how many producers from 93 on still go unrecognized. this is of course
    why so many think nothing innovative had been happening since that

  8. Norman

    I haven’t read the Pitchfork article yet, but everything in this post has been the subject of conversation in the house/techno music business for years now. I worked at record stores in Chicago and San Francisco between 1998-2005 and ran a house label between 2000-2004 and watched the whole thing go from labels selling 5,000 copies of a release to 2,000 to 1,000 to struggling to sell 500.

    In 2005, when I folded my label, I had six U.S. distributors: Syntax, Nemesis, Watts, Downtown 161, TRC, and Unique. Of those, four have since gone out of business, one stopped selling house in favor of hip-hop and porno, and only Downtown 161 remains. (Let’s not forget Amato and the other phenomenal UK distros lost, as well as Universal and all of the vinyl pressing plants that went under.) This trickled down to the labels, who lost product and didn’t get paid by many of them, which trickled down to the producers who had to take advance paycuts they weren’t ready for. And so on and so forth.

    The price of vinyl, however, is the biggest concern in the industry. I know that in our store, we still sold imports for $10.99 — even when we knew the mark-up should have been up to $13.99 in some cases. I think we were just trying to keep it alive, hoping the incline in prices were a temporary aberration. They weren’t — and perhaps unsurprisingly, the shop closed a few years ago.

    As for the weird Knife comment: I can’t even count the number of innovations and unique subgenres born from house and techno since 1993. I mean, I like the Knife too, but they are arguably a pop band. You probably need to buy more records.

  9. Anonymous

    imports were marked at $10.99, $11.99, $12.99 here in kansas city for years – i’ve never wondered why the local stores here went out of business. i’ve seen the wholesale price difference between the imports and domestic releases. as a business, you bank on the cultural explosion of electronic music in the late 90′s here in the states – but then you effectively price your market audience right out the door?

    my collection – and this is coming from a person who’s only ever played out a single night in his life – is stuffed full of $6.99 domestic label releases. give me the earthtones/seasons, underground resistance, driftwood, wave, naked, or any of the dozens of other worthwhile domestic labels of the past two decades over the thicker, better pressed, but twice as expensive imports any day.

    furthermore, give me a pristine, dusty thriftstore/flea market, let me search through it for the $1 prescriptions, transmats, mood II swing, strictly rhythms, the discarded releases of the myriad of european labels that sprung up over the course of the late 80′s and 90′s and then disappeared just as quickly who were releasing the vanguard of both american and european producers. let me squint in the bad fluorescent lighting to try to read the engineered/produced-by in fine print.

    i’ve got over 1500 records and have only ever paid more than $10 for a single 12″ twice – the one-sided original release of music sounds better and the junior boys own re-issue of rez/why why why. give me the 2×12, the label compilation, or give me the cut-out bin. make it worth my while to give you my money – it’s no different than any other business.

    in the end, it comes down to this: techno was never about being clean! techno is about using what you have, at 5am, covered in sweat and filth, exhausted in the sunday morning sunrise. this is, to me, exactly why dubstep has maintained its foothold and is quickly eclipsing the movements it grew out of – it’s revitalizing the gritty urban freedom of what is quickly becoming a bygone era.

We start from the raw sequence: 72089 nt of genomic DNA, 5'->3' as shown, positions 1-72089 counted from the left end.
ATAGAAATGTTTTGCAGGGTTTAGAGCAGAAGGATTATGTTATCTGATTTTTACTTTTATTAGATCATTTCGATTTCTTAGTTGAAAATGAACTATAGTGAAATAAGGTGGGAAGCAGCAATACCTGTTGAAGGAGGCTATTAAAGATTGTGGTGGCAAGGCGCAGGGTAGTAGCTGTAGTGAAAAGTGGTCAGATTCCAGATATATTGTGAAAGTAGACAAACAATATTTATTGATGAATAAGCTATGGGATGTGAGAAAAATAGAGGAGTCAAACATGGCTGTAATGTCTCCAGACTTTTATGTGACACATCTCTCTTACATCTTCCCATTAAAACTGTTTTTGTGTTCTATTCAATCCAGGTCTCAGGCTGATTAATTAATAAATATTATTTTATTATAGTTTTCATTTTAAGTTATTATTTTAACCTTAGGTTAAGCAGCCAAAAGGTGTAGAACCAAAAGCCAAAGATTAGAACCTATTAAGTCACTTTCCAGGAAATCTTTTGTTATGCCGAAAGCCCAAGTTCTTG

to me, dj’ing – whether for an audience, a few friends, or just for yourself, whether techno, indie, jazz, hiphop – is about perserverance and knowledge, not reading charts. let me reward myself – and in extension, you – for knowing what i’m looking for, and being willing to risk a couple of bucks and a few minutes of our time to try something maybe not necessarily new, but instead maybe just different. trying to stay afloat in a saturated market, no matter which side of it you’re on, is a losing proposition for all involved.

  10. Anonymous


    Collectively, right on.

  11. chaircrusher

    Philip Sherburne gets paid to write, and this particular think-piece came down to his subjective taste, a slight frisson of ennui floating around his pied-a-terre, and the need to pull something out of his butt on deadline.

    The fact is, great records keep getting made, in the face of a down-swing in the economy, a downswing in the American consumer’s acceptance of underground dance music, and a rapidly shifting economic model. It’s increasingly difficult to even stock dance music vinyl, because there aren’t many distributors left; mom and pop stores that stocked dance vinyl are every bit as susceptible to the death of physical media as a product.

    But producers keep producing, DJs keep playing — even if they are using Serato or Tractor Scratch — and people keep dancing.,, and a slug of other digital download vendors are booming.

    My pics for techno’s saviors — UR keeps putting great records, and getting ignored by everyone in the US. Burial may not be strictly techno, but his track ‘Raver’ is devestating. 2652 from Holland has put out an album that is at the crossroads between Dubstep, Detroit Techno, and Berlin-style Dub. Tolga Fidan makes incredibly rocking techno incorporating all sorts of eastern european sounds and influences. Kontext has put out 2 fantastic Dubstep-esque EPs, and I expect great things in the future from him.

    There’s always going to be something rather static and glacial about dance music; just as streamlining makes all cars regress towards the same shape, dance music is trapped in a certain uniformity by its function. But that doesn’t mean innovation and new sounds don’t happen.

  12. philip sherburne

    Hey Chaircrusher, I’m generally in agreement with you; nowhere did I say that innovation and new sounds don’t happen, or can’t happen. My point was rather to chronicle the malaise that seems to be infecting certain quarters of the scene. That doesn’t mean that I pulled it out of my ass (in fact, I worked on the piece, off-and-on, over more than a month – far longer than for 99% of my articles). The fact that “great records keep getting made” (agreed!) doesn’t negate the anxieties that I highlighted in my introduction (a few of which you echoed in your own post).